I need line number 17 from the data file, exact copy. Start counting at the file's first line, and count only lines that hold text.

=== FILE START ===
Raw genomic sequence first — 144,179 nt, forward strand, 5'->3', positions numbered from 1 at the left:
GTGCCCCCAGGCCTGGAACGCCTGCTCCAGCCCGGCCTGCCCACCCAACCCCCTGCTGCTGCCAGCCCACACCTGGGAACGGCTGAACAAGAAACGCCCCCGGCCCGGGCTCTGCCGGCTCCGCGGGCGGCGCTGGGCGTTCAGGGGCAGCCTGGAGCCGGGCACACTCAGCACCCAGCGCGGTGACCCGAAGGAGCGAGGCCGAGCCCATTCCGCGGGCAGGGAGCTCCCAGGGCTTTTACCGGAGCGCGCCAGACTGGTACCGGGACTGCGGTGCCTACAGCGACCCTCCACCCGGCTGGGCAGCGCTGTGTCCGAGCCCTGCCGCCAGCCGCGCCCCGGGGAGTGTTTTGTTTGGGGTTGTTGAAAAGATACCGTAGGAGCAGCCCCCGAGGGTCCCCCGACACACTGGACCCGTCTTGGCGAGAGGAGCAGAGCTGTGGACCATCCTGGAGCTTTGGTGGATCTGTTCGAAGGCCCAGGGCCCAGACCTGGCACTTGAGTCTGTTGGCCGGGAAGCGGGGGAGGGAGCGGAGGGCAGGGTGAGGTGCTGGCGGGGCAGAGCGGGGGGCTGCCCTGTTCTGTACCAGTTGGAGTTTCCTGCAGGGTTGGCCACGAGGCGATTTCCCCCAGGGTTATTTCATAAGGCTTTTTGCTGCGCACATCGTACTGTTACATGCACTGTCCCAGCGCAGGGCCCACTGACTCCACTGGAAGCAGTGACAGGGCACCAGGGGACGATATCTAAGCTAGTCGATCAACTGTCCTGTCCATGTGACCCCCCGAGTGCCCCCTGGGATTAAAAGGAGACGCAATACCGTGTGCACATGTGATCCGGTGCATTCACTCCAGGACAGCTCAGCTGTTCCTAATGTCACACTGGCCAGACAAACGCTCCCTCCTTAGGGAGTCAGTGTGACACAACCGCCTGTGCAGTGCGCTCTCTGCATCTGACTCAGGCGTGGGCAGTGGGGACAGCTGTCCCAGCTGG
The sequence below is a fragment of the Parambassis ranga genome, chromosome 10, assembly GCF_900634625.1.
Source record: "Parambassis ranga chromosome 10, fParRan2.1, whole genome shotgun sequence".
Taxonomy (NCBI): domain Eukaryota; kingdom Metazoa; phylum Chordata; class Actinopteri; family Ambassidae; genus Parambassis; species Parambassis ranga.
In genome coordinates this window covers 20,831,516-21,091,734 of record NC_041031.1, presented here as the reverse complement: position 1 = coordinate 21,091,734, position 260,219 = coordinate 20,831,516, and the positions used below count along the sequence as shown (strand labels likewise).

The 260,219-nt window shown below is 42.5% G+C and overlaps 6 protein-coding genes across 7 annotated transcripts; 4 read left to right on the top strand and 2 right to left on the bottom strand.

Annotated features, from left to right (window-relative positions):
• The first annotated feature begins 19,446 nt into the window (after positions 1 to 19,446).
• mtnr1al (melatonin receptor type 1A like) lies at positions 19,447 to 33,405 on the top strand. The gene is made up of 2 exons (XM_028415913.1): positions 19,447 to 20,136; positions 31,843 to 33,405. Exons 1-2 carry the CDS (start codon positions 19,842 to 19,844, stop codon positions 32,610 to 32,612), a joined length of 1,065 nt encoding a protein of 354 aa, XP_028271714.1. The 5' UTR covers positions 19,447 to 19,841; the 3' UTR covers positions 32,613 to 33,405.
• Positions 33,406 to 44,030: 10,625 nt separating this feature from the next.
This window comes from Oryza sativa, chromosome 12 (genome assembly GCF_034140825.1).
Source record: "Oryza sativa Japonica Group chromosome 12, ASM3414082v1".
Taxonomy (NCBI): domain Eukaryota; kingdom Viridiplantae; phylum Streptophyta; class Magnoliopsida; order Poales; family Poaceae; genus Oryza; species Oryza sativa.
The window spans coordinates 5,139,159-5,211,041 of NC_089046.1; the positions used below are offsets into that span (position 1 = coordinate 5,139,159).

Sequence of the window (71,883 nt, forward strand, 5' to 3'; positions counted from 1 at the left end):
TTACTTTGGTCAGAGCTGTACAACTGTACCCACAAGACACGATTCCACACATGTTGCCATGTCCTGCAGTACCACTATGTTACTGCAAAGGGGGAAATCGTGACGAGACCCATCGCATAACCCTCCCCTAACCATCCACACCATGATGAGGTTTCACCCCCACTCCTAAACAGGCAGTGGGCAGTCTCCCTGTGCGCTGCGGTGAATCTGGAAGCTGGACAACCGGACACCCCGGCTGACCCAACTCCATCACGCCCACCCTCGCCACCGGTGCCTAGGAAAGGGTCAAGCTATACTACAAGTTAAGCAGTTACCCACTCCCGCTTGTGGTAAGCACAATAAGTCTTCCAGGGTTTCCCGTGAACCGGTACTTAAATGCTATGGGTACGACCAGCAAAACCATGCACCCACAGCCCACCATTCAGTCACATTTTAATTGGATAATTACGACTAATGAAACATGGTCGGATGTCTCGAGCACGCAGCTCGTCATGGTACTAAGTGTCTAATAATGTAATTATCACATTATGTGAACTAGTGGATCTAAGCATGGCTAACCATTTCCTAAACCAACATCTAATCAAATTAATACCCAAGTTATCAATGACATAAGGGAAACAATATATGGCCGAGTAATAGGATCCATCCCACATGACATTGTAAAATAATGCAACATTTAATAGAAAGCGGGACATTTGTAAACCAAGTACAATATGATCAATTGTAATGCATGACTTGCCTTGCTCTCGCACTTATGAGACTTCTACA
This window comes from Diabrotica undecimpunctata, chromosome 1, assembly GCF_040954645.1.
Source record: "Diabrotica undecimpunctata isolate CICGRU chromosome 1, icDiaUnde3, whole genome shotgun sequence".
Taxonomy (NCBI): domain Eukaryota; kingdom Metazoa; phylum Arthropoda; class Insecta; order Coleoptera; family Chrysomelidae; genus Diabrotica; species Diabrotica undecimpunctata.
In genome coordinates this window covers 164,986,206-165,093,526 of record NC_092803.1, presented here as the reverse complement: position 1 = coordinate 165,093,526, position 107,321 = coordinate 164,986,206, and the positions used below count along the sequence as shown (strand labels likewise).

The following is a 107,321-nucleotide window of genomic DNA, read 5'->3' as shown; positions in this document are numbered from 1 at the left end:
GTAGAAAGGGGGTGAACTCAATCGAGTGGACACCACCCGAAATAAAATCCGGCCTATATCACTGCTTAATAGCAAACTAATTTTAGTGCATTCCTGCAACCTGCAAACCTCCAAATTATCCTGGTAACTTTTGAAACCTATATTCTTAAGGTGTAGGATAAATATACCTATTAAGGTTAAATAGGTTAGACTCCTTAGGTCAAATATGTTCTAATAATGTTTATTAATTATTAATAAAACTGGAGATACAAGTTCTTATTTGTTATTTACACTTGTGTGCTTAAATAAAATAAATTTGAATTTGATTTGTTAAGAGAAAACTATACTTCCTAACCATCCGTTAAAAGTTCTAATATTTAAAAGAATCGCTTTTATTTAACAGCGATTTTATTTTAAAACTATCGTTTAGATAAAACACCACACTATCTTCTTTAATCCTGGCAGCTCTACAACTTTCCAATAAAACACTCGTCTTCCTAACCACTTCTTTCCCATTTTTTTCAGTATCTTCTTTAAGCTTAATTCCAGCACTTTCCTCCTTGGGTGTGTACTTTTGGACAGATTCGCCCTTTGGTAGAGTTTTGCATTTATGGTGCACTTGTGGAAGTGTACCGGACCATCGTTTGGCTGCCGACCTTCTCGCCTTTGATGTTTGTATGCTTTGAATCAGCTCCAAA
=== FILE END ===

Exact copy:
TTACTTTGGTCAGAGCTGTACAACTGTACCCACAAGACACGATTCCACACATGTTGCCATGTCCTGCAGTACCACTATGTTACTGCAAAGGGGGAAATCGTGACGAGACCCATCGCATAACCCTCCCCTAACCATCCACACCATGATGAGGTTTCACCCCCACTCCTAAACAGGCAGTGGGCAGTCTCCCTGTGCGCTGCGGTGAATCTGGAAGCTGGACAACCGGACACCCCGGCTGACCCAACTCCATCACGCCCACCCTCGCCACCGGTGCCTAGGAAAGGGTCAAGCTATACTACAAGTTAAGCAGTTACCCACTCCCGCTTGTGGTAAGCACAATAAGTCTTCCAGGGTTTCCCGTGAACCGGTACTTAAATGCTATGGGTACGACCAGCAAAACCATGCACCCACAGCCCACCATTCAGTCACATTTTAATTGGATAATTACGACTAATGAAACATGGTCGGATGTCTCGAGCACGCAGCTCGTCATGGTACTAAGTGTCTAATAATGTAATTATCACATTATGTGAACTAGTGGATCTAAGCATGGCTAACCATTTCCTAAACCAACATCTAATCAAATTAATACCCAAGTTATCAATGACATAAGGGAAACAATATATGGCCGAGTAATAGGATCCATCCCACATGACATTGTAAAATAATGCAACATTTAATAGAAAGCGGGACATTTGTAAACCAAGTACAATATGATCAATTGTAATGCATGACTTGCCTTGCTCTCGCACTTATGAGACTTCTACA